Woodland Restoration Project
Random sampling using a grid system.
When using random sampling techniques, large numbers of samples/records are taken from different random positions within a habitat. A quadrat (a square frame) is most often used for random sampling. It is used to obtain samples from areas of consistent size. The actual size of the quadrat is determined by the habitat being sampled and by the purpose of the survey.
In the simplest form of random sampling, the quadrat is thrown to fall at random within the site. However, this is unsatisfactory because a personal element enters into the throwing and it is never completely random. True randomness is an important factor, because many of the common statistical techniques used to process results are only valid on data that is truly randomly collected. This technique would also only be possible where quadrats of small size are being used. It would not be possible to throw anything larger than a 1m quadrat and even this might pose difficulties.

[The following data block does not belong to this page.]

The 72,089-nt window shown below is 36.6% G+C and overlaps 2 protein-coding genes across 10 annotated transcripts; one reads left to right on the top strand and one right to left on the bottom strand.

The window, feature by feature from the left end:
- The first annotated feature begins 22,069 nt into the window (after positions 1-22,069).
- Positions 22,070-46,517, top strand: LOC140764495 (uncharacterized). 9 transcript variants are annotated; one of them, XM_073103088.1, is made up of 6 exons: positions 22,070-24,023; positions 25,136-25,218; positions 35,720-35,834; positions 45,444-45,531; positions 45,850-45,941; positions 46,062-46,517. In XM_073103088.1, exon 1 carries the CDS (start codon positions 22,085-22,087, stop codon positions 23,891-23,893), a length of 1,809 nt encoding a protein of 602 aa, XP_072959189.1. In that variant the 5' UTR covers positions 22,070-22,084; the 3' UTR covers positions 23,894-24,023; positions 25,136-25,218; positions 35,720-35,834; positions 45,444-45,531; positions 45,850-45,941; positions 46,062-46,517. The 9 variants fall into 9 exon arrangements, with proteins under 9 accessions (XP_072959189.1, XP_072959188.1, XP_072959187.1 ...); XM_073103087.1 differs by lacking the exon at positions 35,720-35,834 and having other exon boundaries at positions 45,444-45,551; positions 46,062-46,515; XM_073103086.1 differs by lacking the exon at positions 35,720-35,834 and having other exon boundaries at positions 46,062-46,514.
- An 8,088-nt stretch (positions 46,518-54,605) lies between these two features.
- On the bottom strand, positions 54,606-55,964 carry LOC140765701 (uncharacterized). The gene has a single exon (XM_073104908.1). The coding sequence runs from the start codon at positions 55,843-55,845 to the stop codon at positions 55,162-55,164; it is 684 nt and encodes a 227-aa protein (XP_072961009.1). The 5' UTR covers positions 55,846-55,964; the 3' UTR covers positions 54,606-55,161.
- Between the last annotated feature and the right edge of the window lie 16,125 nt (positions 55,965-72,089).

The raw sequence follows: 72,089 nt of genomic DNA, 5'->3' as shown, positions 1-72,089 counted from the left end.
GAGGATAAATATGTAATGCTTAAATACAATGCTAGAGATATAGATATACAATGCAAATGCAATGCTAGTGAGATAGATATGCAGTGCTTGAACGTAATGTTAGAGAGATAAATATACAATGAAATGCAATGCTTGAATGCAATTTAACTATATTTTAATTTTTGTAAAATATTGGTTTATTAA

A better method of random sampling is to map the area and then to lay a numbered grid over the map. A (computer generated) random number table is then used to select which grids to sample in.
In this survey, a numbered grid was drawn on paper to represent the 20m square to be randomly sampled. Each square on the grid represents a 2m square quadrat in the sampling square. Ten consecutive random numbers (less than 100) were chosen from a random number table. The quadrats in the grid bearing these numbers were then sampled.
|For example, the random quadrat numbers actually used to sample square 3 were 2,17, 28, 20, 42, 23, 59, 66, 38 and 61. In order to sample quadrat 61, a tape was used to measure 8m up the left side of the 20m square and 2m in. This gave the top edge of the square to sampled. The rest was measured out from this. A similar method was used to locate each of the other random quadrats to be sampled.|